Beyond cost, the implementation of SEVIS has been extremely frustrating to the people on our campus who work with international students and scholars. For lack of a better word, the SEVIS system is “quirky,” especially when the user volume is high (afternoons are the most difficult since both East Coast and West Coast institutions are using the system). While the paper INS forms previously required 5-10 minutes to complete, the SEVIS system can take up to 30 minutes per individual, especially on days when the program is running slowly. Sometimes the system kicks the data entry person out just as he or she is about to complete the Web-based form, and all of the information is lost. At other times the data entry person is interrupted by a phone call or a student while entering data and the system automatically logs the user out, requiring the user to log-in again and re-enter all of the data. Other institutions have reported difficulties retrieving their institutional data from SEVIS, sometimes receiving another institution’s data during a retrieval attempt.
Beyond system difficulties, SEVIS also has some substantive deficiencies in that it is missing fields and options that correspond to certain INS policies and regulations. For example, institutions are allowed to provide a J-1 scholar with an extra six-month extension as long as INS is notified of the extension. However, in the SEVIS system institutions are required to request authorization of the extension from the State Department. Since the SEVIS procedure is inconsistent with current INS policy, either the policy must be changed or the SEVIS system must be corrected so that our staff know how to proceed. Also, while SEVIS provides a way to report practical training experiences for F-1 visa holders, there is no similar reporting field in the J-1 program for students participating in academic training experiences. Finally, there are some reporting functions that cannot be transmitted to INS as part of a batch data transmission due to gaps in the SEVIS software system. Information about transfer students, for example, must be entered manually for each student and cannot be transmitted to INS as part of a batch data transfer. While Princeton has no transfer students, we appreciate the hardships imposed by this software gap on institutions that do have a large transfer student population.
SEVIS provides customer support through users’ guides and a help desk, but both have deficiencies. Our staff finds the F visa manual to be quite good, while the J visa manual is poorly written and missing key information. The help desk operates from 8 a.m. to 8 p.m. EST, but since there are only 32 people staffing it, the wait time can exceed 30 minutes. Beyond that, the help desk can only answer technical questions related to programming problems and cannot provide advice in the area of policy, regulations, or procedures. Questions of this sort must be directed to the State Department, but sometimes the State Department staff members are unfamiliar with the capabilities of the SEVIS system. Since the most difficult questions have both policy and programming elements, the help desk should be staffed by individuals who are knowledgeable not only about the SEVIS software, but also about INS regulations and requirements.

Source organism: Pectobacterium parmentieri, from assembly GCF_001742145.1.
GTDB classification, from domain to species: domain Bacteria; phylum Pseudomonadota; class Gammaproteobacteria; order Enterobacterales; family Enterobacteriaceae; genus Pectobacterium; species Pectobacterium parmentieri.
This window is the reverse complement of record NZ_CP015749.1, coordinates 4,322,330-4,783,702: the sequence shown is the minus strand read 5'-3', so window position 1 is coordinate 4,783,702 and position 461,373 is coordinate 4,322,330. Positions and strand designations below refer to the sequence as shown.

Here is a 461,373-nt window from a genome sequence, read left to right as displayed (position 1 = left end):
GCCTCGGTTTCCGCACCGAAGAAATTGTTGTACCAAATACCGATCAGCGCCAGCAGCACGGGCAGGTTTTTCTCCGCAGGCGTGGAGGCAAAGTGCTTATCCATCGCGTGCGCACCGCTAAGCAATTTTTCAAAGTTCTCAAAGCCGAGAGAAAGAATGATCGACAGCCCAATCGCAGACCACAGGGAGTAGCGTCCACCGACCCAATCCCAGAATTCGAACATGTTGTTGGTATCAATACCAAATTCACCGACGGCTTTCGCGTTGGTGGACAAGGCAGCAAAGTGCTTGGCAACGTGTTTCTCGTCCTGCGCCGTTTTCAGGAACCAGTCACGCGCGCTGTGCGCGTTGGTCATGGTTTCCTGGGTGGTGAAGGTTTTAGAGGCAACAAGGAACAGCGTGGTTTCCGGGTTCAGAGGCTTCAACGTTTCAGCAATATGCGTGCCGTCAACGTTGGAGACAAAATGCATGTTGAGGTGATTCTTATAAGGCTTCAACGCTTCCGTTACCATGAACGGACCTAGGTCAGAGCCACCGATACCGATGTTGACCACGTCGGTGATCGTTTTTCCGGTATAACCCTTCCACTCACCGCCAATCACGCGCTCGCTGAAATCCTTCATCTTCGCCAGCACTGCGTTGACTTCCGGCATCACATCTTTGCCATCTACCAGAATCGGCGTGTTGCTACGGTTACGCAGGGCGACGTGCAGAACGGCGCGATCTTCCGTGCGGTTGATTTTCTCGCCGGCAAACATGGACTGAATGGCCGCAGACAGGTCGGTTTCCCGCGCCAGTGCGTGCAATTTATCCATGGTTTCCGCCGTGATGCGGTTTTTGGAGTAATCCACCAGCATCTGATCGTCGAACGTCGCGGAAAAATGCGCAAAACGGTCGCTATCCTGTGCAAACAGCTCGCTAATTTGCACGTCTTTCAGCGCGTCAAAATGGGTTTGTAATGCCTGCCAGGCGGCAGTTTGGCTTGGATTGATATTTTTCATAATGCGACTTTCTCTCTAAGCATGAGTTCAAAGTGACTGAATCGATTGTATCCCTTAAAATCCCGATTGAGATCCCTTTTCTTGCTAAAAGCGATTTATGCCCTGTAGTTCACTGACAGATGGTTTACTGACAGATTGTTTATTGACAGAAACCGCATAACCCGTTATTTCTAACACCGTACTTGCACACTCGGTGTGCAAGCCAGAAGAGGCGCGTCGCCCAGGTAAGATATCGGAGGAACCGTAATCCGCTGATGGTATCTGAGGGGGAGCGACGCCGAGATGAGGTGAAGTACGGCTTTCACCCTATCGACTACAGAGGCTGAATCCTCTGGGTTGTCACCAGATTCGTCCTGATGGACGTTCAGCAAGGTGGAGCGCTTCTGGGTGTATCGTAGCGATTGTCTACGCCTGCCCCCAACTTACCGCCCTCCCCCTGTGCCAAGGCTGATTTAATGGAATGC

In summary, I want to re-emphasize that the higher education community understands the need for increased scrutiny of those applying to enter our country on student and scholar visas. We would like to work with the State Department, INS and the new Department of Homeland Security to develop a more effective and efficient screening procedure. Since we work with international students and scholars every day, we are in a position to understand both the needs of students and scholars and the vulnerabilities of the current system. We look forward to learning more about the new Department of Homeland Security and its plans regarding the student and scholar visa system and we ask the Department to include us in its dialogue on this and other issues. We commend the State Department for its work in this area and are encouraged to hear that the Department is adding personnel and re-examining its procedures in an attempt to reduce the backlog and expedite visa processing while maintaining high security standards. While the backlog troubles us, we know that consular officers and State Department officials have experienced dramatic increases in workload and we appreciate their current efforts to reduce the backlog and expedite visa processing while improving national security.
Thank you. I welcome questions regarding my testimony.